April 08, 2014

Should we abandon mouse models of human disease?

Dr. Ross Summer, Associate Professor, Division of Pulmonary & Critical Care Medicine at Thomas Jefferson University reviews a recent high profile and provocative paper published in PNAS 2013 by Seok, et al, Genomic responses in mouse models poorly mimic human inflammatory diseases.

Do mouse models accurately mimic human diseases? Apparently not, according to a recent study by Seok et. al. published in Proceedings of the National Academy of Sciences. This study, which involved researchers from many institutions across the U.S., compared gene expression profiles in circulating white blood cells from patients with severe burns, sepsis or trauma to those in white blood cells from mice with similar injuries.  Results demonstrated some interesting findings, but most notably, researchers found a high correlation in gene expression responses in humans, regardless of the disease, but importantly these changes did not correlate with gene expression profiles in cells from mice. While the reflexive response to this study is to conclude that mouse models should be immediately abandoned, or at the very least, recognized as providing only misleading data for studying human disease — we strongly suggest caution against making such a conclusion. First and foremost, this conclusion would be against what decades of pre-clinical studies have already shown us.  Animal studies have a proven track record for contributing to major advances in our ability to understand and to treat diseases (e.g. leukemia, obesity, diabetes, cancer). Second, while mice may look and behave differently, they share 99% of their genes with humans. Finally, mice have many well-documented advantages over working with larger species including relatively low cost, short generation times, and acceptability from an ethical standpoint. However, this study does reinforce what many scientists may actually already know; mouse models of human disease are not perfect. But instead of abandoning or discounting mouse models, we suggest this study may be sending a very different message. This message speaks to the importance of holding scientists to higher standards and demanding that findings from pre-clinical studies be robust, reproducible and well-validated before moving on to clinical studies.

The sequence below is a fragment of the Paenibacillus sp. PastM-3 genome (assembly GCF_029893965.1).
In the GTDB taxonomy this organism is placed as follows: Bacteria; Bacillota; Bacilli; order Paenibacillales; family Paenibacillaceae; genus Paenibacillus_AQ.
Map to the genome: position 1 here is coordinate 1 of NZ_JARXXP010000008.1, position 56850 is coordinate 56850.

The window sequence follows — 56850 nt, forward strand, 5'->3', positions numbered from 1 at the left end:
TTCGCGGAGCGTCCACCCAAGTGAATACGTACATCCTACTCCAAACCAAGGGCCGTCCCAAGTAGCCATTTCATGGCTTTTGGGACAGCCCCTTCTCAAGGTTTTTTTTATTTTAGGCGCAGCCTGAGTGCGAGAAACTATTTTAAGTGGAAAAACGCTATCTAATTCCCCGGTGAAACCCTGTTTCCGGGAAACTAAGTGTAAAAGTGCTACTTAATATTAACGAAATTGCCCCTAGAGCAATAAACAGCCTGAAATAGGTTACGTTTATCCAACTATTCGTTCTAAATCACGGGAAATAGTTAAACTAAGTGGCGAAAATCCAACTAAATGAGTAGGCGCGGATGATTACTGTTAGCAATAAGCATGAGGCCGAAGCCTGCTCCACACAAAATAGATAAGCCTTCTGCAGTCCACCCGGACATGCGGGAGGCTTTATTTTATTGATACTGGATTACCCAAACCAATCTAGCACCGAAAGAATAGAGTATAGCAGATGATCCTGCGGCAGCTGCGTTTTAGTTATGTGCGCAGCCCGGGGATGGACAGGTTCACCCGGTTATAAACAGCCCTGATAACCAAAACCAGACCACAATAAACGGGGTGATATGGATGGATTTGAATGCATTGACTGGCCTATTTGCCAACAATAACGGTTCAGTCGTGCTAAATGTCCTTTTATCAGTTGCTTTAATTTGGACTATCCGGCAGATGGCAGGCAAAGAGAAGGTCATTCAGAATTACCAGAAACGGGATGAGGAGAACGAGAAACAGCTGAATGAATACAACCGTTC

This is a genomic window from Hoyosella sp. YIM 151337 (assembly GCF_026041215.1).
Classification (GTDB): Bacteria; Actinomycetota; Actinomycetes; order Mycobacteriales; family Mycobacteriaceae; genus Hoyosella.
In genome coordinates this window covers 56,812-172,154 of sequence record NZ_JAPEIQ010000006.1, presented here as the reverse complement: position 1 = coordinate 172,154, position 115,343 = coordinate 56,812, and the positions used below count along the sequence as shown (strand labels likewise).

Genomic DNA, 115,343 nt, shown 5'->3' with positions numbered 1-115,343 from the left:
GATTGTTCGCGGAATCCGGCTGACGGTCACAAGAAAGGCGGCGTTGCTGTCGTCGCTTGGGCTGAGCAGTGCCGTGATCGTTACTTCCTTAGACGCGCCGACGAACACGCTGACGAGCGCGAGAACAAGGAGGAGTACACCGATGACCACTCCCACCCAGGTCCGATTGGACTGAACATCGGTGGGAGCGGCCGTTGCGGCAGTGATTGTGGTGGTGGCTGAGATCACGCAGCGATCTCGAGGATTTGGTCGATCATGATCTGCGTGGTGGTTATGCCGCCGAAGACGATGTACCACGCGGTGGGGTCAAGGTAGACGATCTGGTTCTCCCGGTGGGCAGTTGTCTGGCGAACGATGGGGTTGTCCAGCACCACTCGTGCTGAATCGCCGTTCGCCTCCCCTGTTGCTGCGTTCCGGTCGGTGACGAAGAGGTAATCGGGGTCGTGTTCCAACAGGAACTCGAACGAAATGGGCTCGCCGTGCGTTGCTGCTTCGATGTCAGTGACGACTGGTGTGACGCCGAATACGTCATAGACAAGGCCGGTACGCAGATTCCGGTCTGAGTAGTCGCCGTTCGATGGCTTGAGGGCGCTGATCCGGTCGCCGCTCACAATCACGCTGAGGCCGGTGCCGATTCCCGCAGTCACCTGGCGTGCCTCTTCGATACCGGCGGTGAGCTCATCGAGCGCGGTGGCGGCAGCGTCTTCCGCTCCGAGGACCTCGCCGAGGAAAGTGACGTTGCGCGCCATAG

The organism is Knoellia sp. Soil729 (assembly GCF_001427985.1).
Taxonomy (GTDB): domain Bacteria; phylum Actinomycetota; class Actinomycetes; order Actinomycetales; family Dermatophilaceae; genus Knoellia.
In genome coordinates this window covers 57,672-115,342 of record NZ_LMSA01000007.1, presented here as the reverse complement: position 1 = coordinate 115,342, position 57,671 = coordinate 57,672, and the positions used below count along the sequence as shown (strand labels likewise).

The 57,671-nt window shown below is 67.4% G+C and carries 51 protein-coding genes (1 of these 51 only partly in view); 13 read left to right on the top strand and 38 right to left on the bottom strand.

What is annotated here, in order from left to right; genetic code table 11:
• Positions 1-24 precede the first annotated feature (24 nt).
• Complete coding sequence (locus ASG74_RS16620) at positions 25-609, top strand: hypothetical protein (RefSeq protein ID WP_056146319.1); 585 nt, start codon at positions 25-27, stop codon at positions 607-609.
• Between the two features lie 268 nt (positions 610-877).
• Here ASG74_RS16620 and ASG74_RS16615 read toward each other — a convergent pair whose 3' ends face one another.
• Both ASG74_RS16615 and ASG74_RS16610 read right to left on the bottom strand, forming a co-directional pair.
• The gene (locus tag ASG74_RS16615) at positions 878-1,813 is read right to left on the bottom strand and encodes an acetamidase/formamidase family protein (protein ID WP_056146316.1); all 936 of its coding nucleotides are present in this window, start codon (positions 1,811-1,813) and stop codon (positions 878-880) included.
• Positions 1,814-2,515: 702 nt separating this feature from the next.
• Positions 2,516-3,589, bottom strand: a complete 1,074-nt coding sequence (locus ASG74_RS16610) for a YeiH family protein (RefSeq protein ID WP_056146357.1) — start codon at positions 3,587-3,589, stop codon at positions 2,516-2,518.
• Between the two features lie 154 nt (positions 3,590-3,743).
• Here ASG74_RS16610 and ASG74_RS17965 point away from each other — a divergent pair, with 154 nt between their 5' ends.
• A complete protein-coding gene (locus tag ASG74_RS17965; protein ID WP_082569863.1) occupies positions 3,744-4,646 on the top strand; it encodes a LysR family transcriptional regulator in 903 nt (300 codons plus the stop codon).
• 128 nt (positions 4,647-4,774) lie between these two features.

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Jefferson